Haunted by memories of his grandfather, a fire-and-brimstone revivalist (Huston), the ill-tempered, maladjusted war veteran Hazel Motes (Dourif) is consumed by his ambivalence for God and those who claim to speak in his name. Street evangelicals of every stripe are legion in his hometown, but he is most offended by the cynical sidewalk salesmanship of blind prophet Asa Hawks (Stanton) and his flirtatious daughter, Sabbath Lily (Wright). So Hazel starts his own sect, claiming Jesus is a fraud, and that mankind doesn't need to be redeemed, attracting the notice of feeble-minded obsessive Enoch Emory (Dan Schor).
Why we love it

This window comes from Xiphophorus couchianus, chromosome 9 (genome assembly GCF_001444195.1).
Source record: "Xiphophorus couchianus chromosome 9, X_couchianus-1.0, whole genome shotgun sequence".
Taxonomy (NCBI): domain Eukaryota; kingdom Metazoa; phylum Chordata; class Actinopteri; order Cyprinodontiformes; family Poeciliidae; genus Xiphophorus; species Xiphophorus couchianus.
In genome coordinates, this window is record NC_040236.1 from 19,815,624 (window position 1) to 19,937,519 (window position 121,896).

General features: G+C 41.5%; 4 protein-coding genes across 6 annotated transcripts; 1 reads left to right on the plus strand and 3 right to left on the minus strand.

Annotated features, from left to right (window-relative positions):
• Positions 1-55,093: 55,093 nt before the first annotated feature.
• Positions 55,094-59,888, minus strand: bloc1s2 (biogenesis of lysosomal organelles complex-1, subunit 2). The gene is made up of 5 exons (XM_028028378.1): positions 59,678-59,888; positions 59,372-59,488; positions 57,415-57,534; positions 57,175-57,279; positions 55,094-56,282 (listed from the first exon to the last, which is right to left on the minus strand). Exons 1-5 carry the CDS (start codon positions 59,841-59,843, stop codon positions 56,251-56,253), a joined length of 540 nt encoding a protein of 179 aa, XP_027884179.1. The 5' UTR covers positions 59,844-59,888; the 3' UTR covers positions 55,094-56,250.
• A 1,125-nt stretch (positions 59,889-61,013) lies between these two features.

Dourif is brilliant in Huston’s “Wise Blood,” based on the novel by Flannery O’Connor, playing a man at war with his own ingrained sense of religion and morality. He is helped, of course, by a terrific cast including Stanton, Wright, Dan Schor as a wayward young disciple, and Ned Beatty as an oily con man who wants to get a piece of Motes’s “Church Without Christ.” Dark, twisted, and perversely funny at times, “Wise Blood” takes square aim at old-style belief but not at the underlying impulse that leads people to long for personal salvation.